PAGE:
While Casio is best known for its watches today, the Japanese corporation actually got its start as the maker of the world’s first electric calculator in 1957. Watches only came along two decades later, during the depths of the Quartz Crisis, with the launch of the Casiotron digital watch in 1974.
Credit for Casio’s watchmaking success goes mostly to the G-Shock, with 100m units sold at last count. Despite being almost four decades old, the G-Shock, in its multitude of variations, remains a perennial strong seller and one of the biggest revenue drivers for the company, which turned over about US$2.8 billion in 2018.
At Baselworld last month I got the chance to discuss the history and success of the G-Shock with Yuichi Masuda, a 41-year veteran of the company who was there from the very beginning of the G-Shock. Trained as an engineer, Mr Masuda joined Casio in 1978, and shortly after took charge of the G-Shock project. He’s now the third most senior officer of the company – Senior Executive Managing Officer on the board of directors – and runs the Timepiece Business Unit.
Although Kikuo Ibe is best known as the inventor of the G-Shock, Mr Masuda shares credit for its creation, having been the leader for the project that spawned the G-Shock. “Project Team Tough” was set up in 1981 to build a shock resistant watch that would pass the “Triple 10” test – 10-year battery life, 10-bar or 100m water-resistance, and a drop of 10m. Mr Ibe famously conducted the drop test by throwing prototypes, several hundred of them by his count, out the window of a toilet on the third floor of Casio’s headquarters.
“Casio was a latecomer to the watch industry. When we entered into the watch industry [in 1974], there were Swiss brands, Seiko, and Citizen in Japan,” recalls Mr Masuda, “So we had to separate ourselves, which was why we started with digital products. We had to appeal to the target consumer who wanted digital watches.”
“The concept was shock resistance and absolute toughness, so G-Shock was a unique product, totally different from Swiss watches. We tried to cater those concepts to the consumer, which is why we also developed new technology and new specs [to grow the line].”
Though sales were initially slow, the G-Shock eventually caught on in a big way in the United States before finding success elsewhere around the world. In spite, or perhaps because, of the no-nonsense functionality that underpins the watch, the G-Shock has been notably versatile and robust from a price perspective – the recent announcement of a G-Shock in solid 18k gold is a US$70,000 example of that.
“G-Shock is indeed one of the brands with quite a big price range, from $100 to $10,000,” notes Mr Masuda with a laugh, “Each line has different prices because of the different images and functions they have. Swiss brands have history [to support price]; G-Shock has a unique concept of shock resistance. So we can have a variety of products and range, but all based on the same concept.”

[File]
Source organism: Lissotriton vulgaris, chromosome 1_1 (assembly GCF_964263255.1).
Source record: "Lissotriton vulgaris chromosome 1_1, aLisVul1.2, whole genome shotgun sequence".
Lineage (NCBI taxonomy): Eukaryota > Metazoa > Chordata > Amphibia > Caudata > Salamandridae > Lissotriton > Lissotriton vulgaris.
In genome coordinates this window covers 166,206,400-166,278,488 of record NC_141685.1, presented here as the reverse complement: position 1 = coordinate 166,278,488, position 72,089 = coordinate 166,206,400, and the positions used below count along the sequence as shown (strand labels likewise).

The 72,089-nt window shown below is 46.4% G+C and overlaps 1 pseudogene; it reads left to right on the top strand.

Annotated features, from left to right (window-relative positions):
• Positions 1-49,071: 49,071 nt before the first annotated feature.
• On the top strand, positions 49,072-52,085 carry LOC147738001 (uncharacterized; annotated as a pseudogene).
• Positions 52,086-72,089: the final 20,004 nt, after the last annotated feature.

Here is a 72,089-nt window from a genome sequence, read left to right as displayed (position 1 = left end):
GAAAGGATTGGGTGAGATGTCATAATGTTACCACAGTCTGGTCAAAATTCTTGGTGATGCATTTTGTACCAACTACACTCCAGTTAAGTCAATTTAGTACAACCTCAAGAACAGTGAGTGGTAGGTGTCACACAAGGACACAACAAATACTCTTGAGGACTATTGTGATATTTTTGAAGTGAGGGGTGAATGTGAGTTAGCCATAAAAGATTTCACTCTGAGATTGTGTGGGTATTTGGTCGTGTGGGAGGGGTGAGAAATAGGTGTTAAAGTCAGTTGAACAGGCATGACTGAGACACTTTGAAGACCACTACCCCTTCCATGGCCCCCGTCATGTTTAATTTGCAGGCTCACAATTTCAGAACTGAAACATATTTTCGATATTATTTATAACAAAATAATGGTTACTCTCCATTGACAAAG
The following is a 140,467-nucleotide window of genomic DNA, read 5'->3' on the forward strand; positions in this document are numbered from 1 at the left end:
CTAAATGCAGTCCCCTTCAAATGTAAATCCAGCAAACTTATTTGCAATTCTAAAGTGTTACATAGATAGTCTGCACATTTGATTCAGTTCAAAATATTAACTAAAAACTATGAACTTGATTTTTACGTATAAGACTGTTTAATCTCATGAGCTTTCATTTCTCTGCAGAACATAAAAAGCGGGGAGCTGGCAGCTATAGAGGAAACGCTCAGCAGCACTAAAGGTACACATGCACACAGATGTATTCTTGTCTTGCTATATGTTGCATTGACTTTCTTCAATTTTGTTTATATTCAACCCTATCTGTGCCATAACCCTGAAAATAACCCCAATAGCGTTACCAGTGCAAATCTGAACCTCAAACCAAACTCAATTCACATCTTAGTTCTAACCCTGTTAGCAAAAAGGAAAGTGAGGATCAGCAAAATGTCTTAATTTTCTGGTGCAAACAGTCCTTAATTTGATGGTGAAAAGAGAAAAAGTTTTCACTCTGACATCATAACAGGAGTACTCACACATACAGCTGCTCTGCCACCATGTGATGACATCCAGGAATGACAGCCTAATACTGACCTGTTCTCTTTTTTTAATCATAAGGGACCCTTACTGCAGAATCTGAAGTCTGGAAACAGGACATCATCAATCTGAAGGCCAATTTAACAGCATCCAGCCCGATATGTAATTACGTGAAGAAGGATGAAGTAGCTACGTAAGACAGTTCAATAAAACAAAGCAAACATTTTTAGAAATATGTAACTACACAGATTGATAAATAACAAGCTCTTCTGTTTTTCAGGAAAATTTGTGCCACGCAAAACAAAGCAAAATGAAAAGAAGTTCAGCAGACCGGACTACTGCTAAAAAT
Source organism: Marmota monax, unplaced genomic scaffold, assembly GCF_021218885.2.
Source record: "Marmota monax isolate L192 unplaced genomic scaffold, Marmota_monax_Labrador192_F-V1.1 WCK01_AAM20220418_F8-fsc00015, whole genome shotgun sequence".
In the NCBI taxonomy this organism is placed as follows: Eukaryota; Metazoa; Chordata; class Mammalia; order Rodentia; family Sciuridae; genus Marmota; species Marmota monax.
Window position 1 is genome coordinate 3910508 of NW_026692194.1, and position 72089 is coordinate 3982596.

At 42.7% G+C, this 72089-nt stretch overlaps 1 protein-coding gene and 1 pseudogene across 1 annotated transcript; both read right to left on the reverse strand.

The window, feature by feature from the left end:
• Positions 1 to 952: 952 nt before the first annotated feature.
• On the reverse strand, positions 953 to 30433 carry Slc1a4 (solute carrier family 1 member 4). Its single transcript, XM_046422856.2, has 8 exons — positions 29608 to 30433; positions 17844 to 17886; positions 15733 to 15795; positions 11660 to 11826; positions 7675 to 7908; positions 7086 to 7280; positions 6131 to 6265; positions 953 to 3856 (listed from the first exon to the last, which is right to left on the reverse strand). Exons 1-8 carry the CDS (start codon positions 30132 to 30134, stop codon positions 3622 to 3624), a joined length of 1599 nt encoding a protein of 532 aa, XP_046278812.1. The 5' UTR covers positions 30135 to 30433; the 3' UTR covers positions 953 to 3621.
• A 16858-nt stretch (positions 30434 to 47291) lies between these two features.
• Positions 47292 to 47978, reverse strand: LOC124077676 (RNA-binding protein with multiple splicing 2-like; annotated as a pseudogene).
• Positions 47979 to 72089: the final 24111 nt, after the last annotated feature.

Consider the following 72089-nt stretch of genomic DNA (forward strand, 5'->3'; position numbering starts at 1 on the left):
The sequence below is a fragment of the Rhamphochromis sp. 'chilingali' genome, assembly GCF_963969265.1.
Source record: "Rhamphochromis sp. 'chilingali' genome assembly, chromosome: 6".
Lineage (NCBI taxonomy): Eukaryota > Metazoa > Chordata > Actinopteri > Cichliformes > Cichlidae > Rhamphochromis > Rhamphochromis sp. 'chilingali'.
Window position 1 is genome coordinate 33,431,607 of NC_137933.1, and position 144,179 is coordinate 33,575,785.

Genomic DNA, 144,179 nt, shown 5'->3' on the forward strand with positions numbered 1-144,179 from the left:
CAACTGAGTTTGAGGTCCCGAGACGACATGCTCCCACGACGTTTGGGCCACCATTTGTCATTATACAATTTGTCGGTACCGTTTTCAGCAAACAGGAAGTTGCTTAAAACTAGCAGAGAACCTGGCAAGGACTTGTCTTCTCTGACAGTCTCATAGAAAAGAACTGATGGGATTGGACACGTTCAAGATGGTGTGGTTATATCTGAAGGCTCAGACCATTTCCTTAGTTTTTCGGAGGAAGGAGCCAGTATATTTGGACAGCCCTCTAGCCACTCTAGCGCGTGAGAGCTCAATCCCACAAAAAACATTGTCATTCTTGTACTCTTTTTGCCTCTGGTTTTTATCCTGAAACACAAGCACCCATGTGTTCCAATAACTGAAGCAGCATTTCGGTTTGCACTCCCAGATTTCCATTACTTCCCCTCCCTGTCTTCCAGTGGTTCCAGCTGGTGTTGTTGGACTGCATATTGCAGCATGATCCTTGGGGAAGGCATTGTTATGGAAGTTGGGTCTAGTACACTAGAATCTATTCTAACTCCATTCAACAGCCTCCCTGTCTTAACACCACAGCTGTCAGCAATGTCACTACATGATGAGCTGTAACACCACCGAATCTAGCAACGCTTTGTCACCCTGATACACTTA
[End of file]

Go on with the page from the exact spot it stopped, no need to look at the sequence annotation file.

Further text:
In fact, the shock resistance of the G-Shock sets it apart from many other modern electronic products that have a built-in obsolescence. Creating an electronic watch that is almost indestructible might seem to be a poor business strategy, but Casio has managed to keep demand for the G-Shock strong with strategic pivots.
Those include the development of analogue G-Shocks in the 1990s, as well as models catered for specific pursuits, like the Frogman for divers and the Mudman for explorers. That was followed by collaborations with a variety of big names in pop culture, ranging from fashion, like streetwear label A Bathing Ape, and contemporary artists like Takashi Murakami, whose edition is now probably the most valuable G-Shock, typically selling for US$14,000 or much more. The most recent being the tie-up with boxing glove maker Everlast.
“We have a variety of product ranges within G-Shock, and we have different target users for each range,” says Mr Masuda, “So we have to appeal to each group of target users. Those groups have different preferences for external brands, and those brands will then be our collaboration partners.”
“The important thing is to keep the shock resistance and durability; it’s a fundamental specification for the watch. But people also get tired of current trends sometimes and want to change”, says Mr Masuda of the frequent design updates.
The ability to keep current with tastes has helped transform the G-Shock from a no-nonsense digital watch to a global hit. “We always create new designs and provide the newest things for the consumers. That’s why the G-Shock is always relevant; and why we’ve continued for so long. G-Shock is now beyond just a watch, G-Shock is a culture.”
But despite the success, Casio has not forgotten its earliest customers, or the fanatical enthusiasts who collect vintage G-Shocks. The company recently announced a programme to repair and refurbish the landmark, original G-Shock watches, namely the DW-5000C of 1983 and DW-5600C of 1987.
“We try to support them and restore the original status of the watches as much as possible, but of course we cannot support everything,” says Mr Masuda, “This is a kind of limited offering where we developed a new technology so we can support some of them. The most important thing is to keep the customer happy.”
But the service is only offered in Casio’s home market, and Mr Masuda adds with a laugh, “G-Shock fans have to go to Japan if they want to fix their G-Shock.”
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